Thousands of people fall victim to ransomware every day. Here are the steps to take to maximise the chances of getting your data back
You’re working away on your charity’s computer when suddenly a message pops up on your screen.
"Your important files are encrypted. If you want to decrypt them you need to pay us."
You’ve just fallen victim to a ransomware attack.
The first thing to do is take a deep breath. Don’t panic. Multiple businesses and charities fall victim to a ransomware attack every minute, according to CyberSecurity Ventures, so you are not alone.
What you do next may be the difference between minor inconvenience and a catastrophe for your charity. By following these steps you can maximise the chance or retrieving your data, and minimise the impact of the ransomware attack to you and your charity.
As soon as you are aware of a ransomware attack, disconnect your computer from the network and any attached storage systems such as external hard drives or USB sticks. This is to try to prevent the ransomware spreading to any other of your charity’s computer systems, or to externally stored data such as backup drives.
Once you have disconnected your computer, take a photograph of the ransom note on your screen. This is important in case your charity needs to make a cyber insurance or some other insurance claim.
Since ransomware can spread from one machine to another, it’s important to tell your charity’s IT department, if it has one, or your colleagues about the attack.
That will enable them to take steps to ensure that more of your charity’s computer systems do not fall victim to the ransomware. You are also encouraged to report cyber crime and fraud to Action Fraud. It may also be necessary to inform the Information Commissioner’s Office (ICO) and the Charity Commission.
Different strains of ransomware use different methods to encrypt your data, so if you want to be able to decrypt it then it’s important to identify exactly what you have fallen victim to.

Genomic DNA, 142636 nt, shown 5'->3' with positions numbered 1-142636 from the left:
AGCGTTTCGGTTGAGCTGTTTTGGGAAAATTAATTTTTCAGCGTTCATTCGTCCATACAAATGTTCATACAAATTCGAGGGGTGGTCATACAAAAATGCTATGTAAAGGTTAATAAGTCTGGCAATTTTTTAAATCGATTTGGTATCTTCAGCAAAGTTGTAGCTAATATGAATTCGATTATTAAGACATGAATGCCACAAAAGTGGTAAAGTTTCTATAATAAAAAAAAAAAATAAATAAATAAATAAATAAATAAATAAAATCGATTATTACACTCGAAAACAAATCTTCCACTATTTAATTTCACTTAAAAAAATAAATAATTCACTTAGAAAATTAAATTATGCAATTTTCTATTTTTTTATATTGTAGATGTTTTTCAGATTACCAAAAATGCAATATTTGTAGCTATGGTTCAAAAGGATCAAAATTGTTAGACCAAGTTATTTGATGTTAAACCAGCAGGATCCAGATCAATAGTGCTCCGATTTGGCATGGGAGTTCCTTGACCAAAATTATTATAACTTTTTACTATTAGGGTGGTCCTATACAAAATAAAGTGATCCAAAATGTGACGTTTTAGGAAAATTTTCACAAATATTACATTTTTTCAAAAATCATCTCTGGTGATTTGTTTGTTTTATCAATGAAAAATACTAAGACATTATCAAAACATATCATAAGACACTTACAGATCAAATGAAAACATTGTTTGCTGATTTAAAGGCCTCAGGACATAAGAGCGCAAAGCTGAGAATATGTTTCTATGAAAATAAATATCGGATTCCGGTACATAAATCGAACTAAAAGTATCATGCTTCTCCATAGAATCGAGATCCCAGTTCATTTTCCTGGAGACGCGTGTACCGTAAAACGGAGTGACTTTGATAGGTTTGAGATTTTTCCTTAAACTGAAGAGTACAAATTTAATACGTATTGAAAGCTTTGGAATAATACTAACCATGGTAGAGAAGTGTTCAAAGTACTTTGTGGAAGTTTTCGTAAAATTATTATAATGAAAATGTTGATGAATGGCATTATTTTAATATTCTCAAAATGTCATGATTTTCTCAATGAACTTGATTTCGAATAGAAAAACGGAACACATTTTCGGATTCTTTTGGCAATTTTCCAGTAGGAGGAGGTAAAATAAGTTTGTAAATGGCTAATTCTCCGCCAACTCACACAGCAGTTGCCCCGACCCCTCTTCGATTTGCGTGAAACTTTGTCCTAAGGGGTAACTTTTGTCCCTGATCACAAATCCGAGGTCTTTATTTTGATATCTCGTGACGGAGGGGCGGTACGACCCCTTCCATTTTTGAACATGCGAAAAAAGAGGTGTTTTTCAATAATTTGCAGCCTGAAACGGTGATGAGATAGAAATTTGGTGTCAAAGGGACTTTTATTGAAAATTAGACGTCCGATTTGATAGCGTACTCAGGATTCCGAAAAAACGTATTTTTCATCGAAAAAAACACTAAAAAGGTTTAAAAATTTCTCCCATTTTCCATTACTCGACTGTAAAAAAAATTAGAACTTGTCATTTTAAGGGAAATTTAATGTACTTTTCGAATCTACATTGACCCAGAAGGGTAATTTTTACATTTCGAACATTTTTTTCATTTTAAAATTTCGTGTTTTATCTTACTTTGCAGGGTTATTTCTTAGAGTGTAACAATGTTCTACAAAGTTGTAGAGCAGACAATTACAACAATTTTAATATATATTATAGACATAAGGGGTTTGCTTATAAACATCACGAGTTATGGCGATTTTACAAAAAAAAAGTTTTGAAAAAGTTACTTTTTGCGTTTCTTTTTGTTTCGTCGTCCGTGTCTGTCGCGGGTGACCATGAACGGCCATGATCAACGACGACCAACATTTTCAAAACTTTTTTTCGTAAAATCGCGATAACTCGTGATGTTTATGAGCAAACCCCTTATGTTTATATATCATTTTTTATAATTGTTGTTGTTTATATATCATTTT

There are a number of free online services which can identify the ransomware for you after you to upload an encrypted file or the ransom note. These include ID Ransomware and Crypto Sheriff. Alternatively, if you have access to another computer, you can download a free identification tool such as the Bitdefender Ransomware Recognition Tool
Before making any attempts to retrieve your data, it is vital that you remove the ransomware infection from your computer. If you don’t, the ransomware will simply re-encrypt any data you recover and you will be back in the same situation as before. Most good endpoint protection products from vendors such as Avast, Bitdefender, or Norton should be able to do this.
Some strains of ransomware copy data, encrypt the copies, and then delete the original data. If that’s the case then it may be possible to recover some of your data using a tool such as ShadowExplorer or Recuva.
Modern encryption techniques, when properly implemented, result in encrypted files which are effectively impossible to decrypt without the encryption key which only the ransomware author possesses. (It may be possible to guess the encryption key, but a fast computer making millions of guesses per second could take thousands of years to chance upon the correct key).
The good news is that in some cases the ransomware authors have not implemented the encryption correctly, or the decryption keys (or ways to generate them) have leaked out into the public domain. That means that if you have fallen victim to one of these strains of ransomware then it is possible to decrypt your files and restore access to your data. To make this easy many security researchers have created decryption tools.
To decrypt your data, head to a decryption tool repository such as NoMoreRansom or Heimdal Security’s decryption tool directory. If the strain of ransomware you identified in step 4 above is listed then download the decryption tool, and then follow the instructions to decrypt your data.
If no decryption tool exists for the ransomware that has encrypted your files, then the next course of action is to delete the encrypted data files (or better still store them somewhere offline in case a decryption tool becomes available at a later date) and restore it from a backup.
This, of course, presupposes that an up-to-date backup of your data exists, and the backup has not also been encrypted or infected by the ransomware. Backups are more likely to be out of date or encrypted if they are carried out manually (perhaps every evening) and stored on a second hard drive or a connected external drive than they are if they are carried out automatically to a backup storage service in the cloud such as Livedrive or Carbonite.
To ensure that no trace of the ransomware remains on your computer, some security experts recommend completely wiping your hard drive and reinstalling the operating system and all applications before restoring your data.
If no decryption tool exists and restoring data from a backup is not possible (or the data is too far out of date to be useful) then the final option is to consider paying the ransom.
There are a number of important things to consider carefully: